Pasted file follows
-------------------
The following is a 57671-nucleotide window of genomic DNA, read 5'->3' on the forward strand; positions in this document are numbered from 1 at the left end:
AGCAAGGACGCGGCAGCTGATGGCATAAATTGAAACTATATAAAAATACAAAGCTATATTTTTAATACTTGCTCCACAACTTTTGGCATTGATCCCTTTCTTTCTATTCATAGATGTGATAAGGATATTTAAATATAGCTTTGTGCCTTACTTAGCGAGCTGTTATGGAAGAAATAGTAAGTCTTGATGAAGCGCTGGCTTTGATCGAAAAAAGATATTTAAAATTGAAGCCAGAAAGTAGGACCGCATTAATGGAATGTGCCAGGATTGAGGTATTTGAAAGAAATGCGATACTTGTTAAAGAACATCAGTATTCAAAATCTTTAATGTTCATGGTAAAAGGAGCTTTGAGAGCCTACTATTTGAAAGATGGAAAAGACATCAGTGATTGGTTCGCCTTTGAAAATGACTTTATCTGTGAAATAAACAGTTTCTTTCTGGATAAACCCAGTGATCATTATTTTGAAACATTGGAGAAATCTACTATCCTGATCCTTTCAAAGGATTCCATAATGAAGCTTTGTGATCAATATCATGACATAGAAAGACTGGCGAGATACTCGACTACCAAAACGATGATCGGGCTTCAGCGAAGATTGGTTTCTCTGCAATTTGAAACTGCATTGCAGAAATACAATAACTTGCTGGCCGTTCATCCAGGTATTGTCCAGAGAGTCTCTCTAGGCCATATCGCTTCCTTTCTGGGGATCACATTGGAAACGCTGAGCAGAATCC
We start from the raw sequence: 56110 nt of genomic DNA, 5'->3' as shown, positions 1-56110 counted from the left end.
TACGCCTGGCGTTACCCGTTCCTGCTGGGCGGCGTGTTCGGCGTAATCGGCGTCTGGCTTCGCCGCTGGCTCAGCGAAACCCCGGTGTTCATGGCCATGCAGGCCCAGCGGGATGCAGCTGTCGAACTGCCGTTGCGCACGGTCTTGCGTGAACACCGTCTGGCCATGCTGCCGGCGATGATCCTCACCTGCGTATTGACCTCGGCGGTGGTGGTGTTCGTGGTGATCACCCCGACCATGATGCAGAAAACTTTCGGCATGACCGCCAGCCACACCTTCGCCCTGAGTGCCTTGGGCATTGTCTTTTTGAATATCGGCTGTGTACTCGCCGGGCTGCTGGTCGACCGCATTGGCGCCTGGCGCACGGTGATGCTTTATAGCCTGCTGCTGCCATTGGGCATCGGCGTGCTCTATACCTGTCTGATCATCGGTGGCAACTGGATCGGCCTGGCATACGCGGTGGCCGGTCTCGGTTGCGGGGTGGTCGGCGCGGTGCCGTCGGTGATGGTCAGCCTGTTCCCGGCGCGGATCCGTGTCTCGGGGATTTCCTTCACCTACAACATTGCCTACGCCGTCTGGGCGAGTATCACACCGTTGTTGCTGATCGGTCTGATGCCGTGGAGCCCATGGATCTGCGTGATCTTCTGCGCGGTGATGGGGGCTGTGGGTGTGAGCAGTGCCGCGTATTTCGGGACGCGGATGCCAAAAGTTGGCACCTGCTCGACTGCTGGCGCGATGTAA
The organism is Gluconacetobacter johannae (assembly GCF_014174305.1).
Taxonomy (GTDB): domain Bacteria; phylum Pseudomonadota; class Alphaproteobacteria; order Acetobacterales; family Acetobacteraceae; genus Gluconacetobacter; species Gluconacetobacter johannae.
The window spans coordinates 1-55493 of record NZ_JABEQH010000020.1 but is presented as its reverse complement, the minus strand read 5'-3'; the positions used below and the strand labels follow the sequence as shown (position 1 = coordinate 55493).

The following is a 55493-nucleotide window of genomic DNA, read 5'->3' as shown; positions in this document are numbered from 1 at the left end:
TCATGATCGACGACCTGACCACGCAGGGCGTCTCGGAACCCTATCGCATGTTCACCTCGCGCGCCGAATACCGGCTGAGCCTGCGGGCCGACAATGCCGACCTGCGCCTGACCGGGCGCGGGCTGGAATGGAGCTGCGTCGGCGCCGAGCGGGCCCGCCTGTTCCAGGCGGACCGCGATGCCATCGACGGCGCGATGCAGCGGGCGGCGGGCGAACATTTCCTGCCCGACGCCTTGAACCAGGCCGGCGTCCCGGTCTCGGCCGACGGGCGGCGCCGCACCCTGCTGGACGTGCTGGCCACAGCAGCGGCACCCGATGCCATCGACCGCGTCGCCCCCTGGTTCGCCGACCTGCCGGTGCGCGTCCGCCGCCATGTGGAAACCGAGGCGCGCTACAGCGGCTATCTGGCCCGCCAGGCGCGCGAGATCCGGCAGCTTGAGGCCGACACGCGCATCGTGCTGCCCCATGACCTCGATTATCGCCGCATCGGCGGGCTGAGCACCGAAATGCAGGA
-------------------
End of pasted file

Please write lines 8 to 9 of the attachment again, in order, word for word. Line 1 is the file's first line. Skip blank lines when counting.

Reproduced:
The following is a 55493-nucleotide window of genomic DNA, read 5'->3' as shown; positions in this document are numbered from 1 at the left end:
TCATGATCGACGACCTGACCACGCAGGGCGTCTCGGAACCCTATCGCATGTTCACCTCGCGCGCCGAATACCGGCTGAGCCTGCGGGCCGACAATGCCGACCTGCGCCTGACCGGGCGCGGGCTGGAATGGAGCTGCGTCGGCGCCGAGCGGGCCCGCCTGTTCCAGGCGGACCGCGATGCCATCGACGGCGCGATGCAGCGGGCGGCGGGCGAACATTTCCTGCCCGACGCCTTGAACCAGGCCGGCGTCCCGGTCTCGGCCGACGGGCGGCGCCGCACCCTGCTGGACGTGCTGGCCACAGCAGCGGCACCCGATGCCATCGACCGCGTCGCCCCCTGGTTCGCCGACCTGCCGGTGCGCGTCCGCCGCCATGTGGAAACCGAGGCGCGCTACAGCGGCTATCTGGCCCGCCAGGCGCGCGAGATCCGGCAGCTTGAGGCCGACACGCGCATCGTGCTGCCCCATGACCTCGATTATCGCCGCATCGGCGGGCTGAGCACCGAAATGCAGGA